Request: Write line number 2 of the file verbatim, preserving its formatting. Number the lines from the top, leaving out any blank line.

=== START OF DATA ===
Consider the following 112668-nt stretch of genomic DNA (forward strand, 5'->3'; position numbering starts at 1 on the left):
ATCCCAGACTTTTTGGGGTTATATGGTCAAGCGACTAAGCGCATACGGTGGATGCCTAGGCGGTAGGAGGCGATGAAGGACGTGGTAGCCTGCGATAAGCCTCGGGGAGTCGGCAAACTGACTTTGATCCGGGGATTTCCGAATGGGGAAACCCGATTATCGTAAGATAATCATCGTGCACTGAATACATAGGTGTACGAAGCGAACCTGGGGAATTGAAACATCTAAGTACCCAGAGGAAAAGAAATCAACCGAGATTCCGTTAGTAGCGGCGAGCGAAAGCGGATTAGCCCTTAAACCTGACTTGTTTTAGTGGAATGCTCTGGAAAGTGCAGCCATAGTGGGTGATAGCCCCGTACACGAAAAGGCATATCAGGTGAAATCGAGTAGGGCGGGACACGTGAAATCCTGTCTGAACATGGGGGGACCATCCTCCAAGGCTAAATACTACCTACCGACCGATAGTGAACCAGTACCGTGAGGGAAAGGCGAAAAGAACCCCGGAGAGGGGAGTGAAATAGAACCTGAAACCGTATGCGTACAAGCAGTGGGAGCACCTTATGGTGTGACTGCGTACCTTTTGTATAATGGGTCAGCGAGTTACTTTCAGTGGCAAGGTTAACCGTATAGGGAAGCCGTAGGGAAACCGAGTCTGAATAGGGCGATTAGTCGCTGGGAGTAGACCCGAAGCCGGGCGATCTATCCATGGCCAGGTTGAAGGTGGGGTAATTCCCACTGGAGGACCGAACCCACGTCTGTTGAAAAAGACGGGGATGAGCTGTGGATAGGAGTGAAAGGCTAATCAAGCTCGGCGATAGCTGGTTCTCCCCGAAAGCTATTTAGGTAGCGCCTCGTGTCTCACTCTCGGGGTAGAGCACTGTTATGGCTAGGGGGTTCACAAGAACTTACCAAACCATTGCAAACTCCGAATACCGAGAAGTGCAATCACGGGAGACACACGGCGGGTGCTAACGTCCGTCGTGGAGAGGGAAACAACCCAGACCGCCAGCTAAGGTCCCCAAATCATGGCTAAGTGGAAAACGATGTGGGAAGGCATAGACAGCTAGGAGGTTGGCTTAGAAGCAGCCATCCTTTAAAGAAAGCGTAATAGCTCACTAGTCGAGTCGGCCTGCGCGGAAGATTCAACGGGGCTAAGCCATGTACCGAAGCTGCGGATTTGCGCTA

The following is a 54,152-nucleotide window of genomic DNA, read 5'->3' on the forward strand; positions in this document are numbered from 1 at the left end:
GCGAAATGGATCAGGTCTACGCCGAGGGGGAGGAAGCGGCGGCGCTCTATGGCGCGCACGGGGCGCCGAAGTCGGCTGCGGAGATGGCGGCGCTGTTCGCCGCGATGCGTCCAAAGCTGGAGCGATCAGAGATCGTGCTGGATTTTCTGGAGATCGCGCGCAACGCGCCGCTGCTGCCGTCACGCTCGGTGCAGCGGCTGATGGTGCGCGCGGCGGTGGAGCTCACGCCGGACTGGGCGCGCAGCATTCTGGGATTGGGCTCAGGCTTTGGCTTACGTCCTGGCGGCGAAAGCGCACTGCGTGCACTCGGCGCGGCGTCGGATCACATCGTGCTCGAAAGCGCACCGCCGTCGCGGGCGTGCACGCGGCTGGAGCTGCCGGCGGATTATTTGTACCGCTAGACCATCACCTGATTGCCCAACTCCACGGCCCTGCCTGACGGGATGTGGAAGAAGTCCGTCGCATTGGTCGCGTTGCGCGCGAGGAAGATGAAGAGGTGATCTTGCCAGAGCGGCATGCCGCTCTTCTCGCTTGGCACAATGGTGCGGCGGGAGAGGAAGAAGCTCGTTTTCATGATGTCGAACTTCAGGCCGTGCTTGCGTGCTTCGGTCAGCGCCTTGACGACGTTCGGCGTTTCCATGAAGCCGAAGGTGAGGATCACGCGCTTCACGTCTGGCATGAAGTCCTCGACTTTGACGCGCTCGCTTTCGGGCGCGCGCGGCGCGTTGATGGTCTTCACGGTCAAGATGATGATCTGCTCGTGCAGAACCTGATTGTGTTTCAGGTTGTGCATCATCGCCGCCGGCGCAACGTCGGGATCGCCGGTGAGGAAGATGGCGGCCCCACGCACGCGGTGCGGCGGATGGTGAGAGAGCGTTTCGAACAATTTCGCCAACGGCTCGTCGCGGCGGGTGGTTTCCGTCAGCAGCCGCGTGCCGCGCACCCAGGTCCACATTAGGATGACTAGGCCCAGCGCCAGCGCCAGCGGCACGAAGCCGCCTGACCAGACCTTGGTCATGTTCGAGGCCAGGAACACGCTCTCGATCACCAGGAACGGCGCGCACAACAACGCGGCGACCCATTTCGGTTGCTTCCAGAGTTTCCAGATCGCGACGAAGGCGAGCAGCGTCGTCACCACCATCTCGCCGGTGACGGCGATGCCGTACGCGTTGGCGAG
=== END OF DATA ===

ATCCCAGACTTTTTGGGGTTATATGGTCAAGCGACTAAGCGCATACGGTGGATGCCTAGGCGGTAGGAGGCGATGAAGGACGTGGTAGCCTGCGATAAGCCTCGGGGAGTCGGCAAACTGACTTTGATCCGGGGATTTCCGAATGGGGAAACCCGATTATCGTAAGATAATCATCGTGCACTGAATACATAGGTGTACGAAGCGAACCTGGGGAATTGAAACATCTAAGTACCCAGAGGAAAAGAAATCAACCGAGATTCCGTTAGTAGCGGCGAGCGAAAGCGGATTAGCCCTTAAACCTGACTTGTTTTAGTGGAATGCTCTGGAAAGTGCAGCCATAGTGGGTGATAGCCCCGTACACGAAAAGGCATATCAGGTGAAATCGAGTAGGGCGGGACACGTGAAATCCTGTCTGAACATGGGGGGACCATCCTCCAAGGCTAAATACTACCTACCGACCGATAGTGAACCAGTACCGTGAGGGAAAGGCGAAAAGAACCCCGGAGAGGGGAGTGAAATAGAACCTGAAACCGTATGCGTACAAGCAGTGGGAGCACCTTATGGTGTGACTGCGTACCTTTTGTATAATGGGTCAGCGAGTTACTTTCAGTGGCAAGGTTAACCGTATAGGGAAGCCGTAGGGAAACCGAGTCTGAATAGGGCGATTAGTCGCTGGGAGTAGACCCGAAGCCGGGCGATCTATCCATGGCCAGGTTGAAGGTGGGGTAATTCCCACTGGAGGACCGAACCCACGTCTGTTGAAAAAGACGGGGATGAGCTGTGGATAGGAGTGAAAGGCTAATCAAGCTCGGCGATAGCTGGTTCTCCCCGAAAGCTATTTAGGTAGCGCCTCGTGTCTCACTCTCGGGGTAGAGCACTGTTATGGCTAGGGGGTTCACAAGAACTTACCAAACCATTGCAAACTCCGAATACCGAGAAGTGCAATCACGGGAGACACACGGCGGGTGCTAACGTCCGTCGTGGAGAGGGAAACAACCCAGACCGCCAGCTAAGGTCCCCAAATCATGGCTAAGTGGAAAACGATGTGGGAAGGCATAGACAGCTAGGAGGTTGGCTTAGAAGCAGCCATCCTTTAAAGAAAGCGTAATAGCTCACTAGTCGAGTCGGCCTGCGCGGAAGATTCAACGGGGCTAAGCCATGTACCGAAGCTGCGGATTTGCGCTA